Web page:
CISA issues emergency guidance to federal agencies regarding the Connect Secure program

CISA issues emergency guidance to federal agencies regarding the Connect Secure program

The top U.S. cyber surveillance agency issued an emergency directive Friday requiring all federal agencies to protect themselves from a serious security vulnerability in a popular computer program. The agency said it was investigating whether China had used the software to spy on agencies.

The software the agencies use is called Ivanti Connect Secure, which allows employees to connect to work remotely. A devastating vulnerability in the software, first discovered in December by cybersecurity firm Volexity, could give hackers significant access to companies or government agencies that use it and allow additional backdoors to be created to return later.

As news of the vulnerability spread widely, at least 1,700 well-known organizations around the world were hacked using it, Volexity found.

In a press call with reporters late Friday afternoon, Eric Goldstein, associate executive director of the U.S. Cybersecurity and Infrastructure Security Agency (CISA), said hackers learned of the vulnerability and have increasingly tried to hack companies and government agencies that use Connect secures.

“We have observed additional targeting of federal agencies as part of the broader Opportunity campaign at this point. Each of these cases is under investigation by CISA and the relevant agency,” Goldstein said.

Goldstein said someone tried to use the Ivanti vulnerability to try to hack some federal agencies, though it was not yet clear whether any had succeeded. About 15 agencies use the program, he said.

The hacking campaign strikingly echoes a similar one in 2021, when CISA announced that a vulnerability in an earlier version of the same software, at the time called Pulse Secure, enabled hackers to access multiple US federal agencies. Cybersecurity firm Mandiant, now owned by Google, said at the time that the hackers who gained access to federal systems were members of a Chinese intelligence service conducting espionage.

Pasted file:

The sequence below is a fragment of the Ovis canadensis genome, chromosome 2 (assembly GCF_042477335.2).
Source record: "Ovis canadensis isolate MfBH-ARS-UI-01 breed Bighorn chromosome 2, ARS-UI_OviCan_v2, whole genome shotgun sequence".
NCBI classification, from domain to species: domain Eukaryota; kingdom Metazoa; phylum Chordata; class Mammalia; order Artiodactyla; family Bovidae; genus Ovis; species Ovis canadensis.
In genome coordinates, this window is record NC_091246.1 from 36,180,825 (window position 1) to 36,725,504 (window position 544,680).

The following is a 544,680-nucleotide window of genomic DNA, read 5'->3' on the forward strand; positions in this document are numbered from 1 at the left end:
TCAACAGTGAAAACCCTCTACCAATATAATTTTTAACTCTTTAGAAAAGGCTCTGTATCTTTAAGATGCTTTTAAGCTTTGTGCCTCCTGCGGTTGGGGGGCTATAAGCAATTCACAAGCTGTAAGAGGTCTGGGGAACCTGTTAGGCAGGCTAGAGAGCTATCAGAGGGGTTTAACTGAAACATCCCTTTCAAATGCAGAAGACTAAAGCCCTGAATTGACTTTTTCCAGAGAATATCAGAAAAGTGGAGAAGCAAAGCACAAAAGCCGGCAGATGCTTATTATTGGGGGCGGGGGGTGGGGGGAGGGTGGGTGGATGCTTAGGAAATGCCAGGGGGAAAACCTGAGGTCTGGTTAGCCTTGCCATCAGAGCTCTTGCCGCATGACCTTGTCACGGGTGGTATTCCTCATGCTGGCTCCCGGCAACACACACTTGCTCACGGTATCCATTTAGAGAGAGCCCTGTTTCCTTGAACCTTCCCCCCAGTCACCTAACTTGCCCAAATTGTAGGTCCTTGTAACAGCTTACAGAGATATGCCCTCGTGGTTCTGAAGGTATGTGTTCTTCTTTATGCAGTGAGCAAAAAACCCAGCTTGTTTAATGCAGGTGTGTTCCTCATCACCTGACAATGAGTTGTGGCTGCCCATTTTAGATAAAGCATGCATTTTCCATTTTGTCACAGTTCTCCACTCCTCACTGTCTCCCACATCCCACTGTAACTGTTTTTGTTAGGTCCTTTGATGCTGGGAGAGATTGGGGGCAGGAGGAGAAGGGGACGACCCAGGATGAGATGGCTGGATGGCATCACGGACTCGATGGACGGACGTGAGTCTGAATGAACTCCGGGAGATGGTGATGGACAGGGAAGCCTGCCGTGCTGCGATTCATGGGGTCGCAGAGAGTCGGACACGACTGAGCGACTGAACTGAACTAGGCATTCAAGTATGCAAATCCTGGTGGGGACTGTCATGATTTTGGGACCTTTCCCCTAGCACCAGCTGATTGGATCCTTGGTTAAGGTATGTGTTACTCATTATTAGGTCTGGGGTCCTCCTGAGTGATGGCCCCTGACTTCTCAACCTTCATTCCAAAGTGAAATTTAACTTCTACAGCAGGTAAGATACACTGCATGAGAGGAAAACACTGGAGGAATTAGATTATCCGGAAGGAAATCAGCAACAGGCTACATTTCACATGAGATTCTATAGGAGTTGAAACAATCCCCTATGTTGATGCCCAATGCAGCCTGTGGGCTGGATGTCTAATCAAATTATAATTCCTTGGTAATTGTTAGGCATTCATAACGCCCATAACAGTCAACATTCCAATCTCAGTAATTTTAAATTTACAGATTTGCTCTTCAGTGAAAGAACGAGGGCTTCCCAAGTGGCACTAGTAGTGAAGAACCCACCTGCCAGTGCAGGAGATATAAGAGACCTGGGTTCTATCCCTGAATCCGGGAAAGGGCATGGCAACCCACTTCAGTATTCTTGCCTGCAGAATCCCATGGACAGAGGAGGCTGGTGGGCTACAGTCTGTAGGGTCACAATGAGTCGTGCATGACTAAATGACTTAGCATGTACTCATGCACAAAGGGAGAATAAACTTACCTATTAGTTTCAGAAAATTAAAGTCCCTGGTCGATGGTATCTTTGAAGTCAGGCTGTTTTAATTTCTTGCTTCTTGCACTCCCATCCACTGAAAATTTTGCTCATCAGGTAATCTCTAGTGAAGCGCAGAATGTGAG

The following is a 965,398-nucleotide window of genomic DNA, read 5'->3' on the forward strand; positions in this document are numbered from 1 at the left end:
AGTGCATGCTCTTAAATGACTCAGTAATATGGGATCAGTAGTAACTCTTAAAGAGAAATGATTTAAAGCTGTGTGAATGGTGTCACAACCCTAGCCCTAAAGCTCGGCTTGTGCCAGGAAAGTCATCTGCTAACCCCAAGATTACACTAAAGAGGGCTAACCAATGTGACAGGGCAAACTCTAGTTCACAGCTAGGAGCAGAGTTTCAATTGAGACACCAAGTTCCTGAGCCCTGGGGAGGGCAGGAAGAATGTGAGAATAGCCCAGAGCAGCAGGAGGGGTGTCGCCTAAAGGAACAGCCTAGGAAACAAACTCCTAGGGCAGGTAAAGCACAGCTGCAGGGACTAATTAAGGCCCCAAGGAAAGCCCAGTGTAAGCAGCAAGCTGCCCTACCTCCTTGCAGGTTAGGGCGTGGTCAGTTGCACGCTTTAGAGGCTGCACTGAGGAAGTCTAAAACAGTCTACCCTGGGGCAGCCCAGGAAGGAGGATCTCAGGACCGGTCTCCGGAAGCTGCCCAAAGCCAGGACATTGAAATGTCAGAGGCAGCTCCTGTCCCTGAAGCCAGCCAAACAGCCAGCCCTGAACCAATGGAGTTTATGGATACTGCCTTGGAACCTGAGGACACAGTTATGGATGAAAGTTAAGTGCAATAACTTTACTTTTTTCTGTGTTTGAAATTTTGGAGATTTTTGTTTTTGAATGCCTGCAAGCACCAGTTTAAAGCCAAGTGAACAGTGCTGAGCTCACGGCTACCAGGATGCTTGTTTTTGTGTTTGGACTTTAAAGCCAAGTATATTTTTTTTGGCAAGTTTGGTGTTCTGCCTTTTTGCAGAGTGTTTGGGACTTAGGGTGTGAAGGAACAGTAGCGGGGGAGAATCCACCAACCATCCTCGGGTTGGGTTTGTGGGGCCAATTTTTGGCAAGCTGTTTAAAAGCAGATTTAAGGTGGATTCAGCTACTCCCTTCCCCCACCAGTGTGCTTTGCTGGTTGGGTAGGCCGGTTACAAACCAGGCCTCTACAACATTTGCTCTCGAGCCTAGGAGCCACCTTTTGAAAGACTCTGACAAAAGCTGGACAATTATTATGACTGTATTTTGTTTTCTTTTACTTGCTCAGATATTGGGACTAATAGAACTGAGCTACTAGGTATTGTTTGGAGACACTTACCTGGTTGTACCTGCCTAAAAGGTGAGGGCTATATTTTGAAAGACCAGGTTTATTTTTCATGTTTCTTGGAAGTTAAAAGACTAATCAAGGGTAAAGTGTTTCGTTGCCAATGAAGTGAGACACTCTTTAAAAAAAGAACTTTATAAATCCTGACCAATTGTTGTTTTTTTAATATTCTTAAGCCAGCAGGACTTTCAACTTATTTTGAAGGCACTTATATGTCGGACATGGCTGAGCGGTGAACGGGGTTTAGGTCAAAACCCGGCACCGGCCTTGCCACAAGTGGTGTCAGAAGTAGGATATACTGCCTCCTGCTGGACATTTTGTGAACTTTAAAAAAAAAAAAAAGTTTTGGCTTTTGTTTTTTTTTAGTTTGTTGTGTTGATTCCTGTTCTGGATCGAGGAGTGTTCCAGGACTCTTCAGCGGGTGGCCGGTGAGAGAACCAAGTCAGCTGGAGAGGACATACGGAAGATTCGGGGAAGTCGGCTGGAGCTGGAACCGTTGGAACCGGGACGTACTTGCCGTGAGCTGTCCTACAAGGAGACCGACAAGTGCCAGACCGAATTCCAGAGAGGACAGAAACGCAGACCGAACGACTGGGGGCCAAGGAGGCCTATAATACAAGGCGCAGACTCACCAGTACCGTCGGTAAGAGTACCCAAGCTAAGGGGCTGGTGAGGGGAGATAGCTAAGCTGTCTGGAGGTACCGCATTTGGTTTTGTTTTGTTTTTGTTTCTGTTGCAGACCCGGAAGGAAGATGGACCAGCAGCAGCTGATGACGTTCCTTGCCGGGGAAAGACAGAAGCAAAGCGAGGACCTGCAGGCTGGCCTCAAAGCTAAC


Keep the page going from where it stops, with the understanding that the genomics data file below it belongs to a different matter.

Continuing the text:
A spokesperson for the Chinese Embassy in Washington said in an email that “the Chinese government’s position on cybersecurity is consistent and clear. We have always firmly opposed all forms of cyber piracy and have cracked down hard on it in accordance with the law.” “This aspect completely distorts the truth.”

I refuted this claim at the time, and have often refuted repeated accusations of cyber espionage made by US and other Western officials and Western cybersecurity companies. The embassy did not immediately respond to a request for comment on the CISA investigation.

Goldstein stopped short of blaming China for the latest attempts, but said what his agency saw “would be consistent with what we’ve seen from actors in the People’s Republic of China,” using an abbreviation for the country’s official name, the People’s Republic of China.

“At this time, we have no evidence to suggest that PRC actors have used these vulnerabilities to exploit federal agencies. But of course, we are focused on this particular issue and are working on urgent mitigation to ensure that our federal networks and critical infrastructure take the right steps to respond.” .

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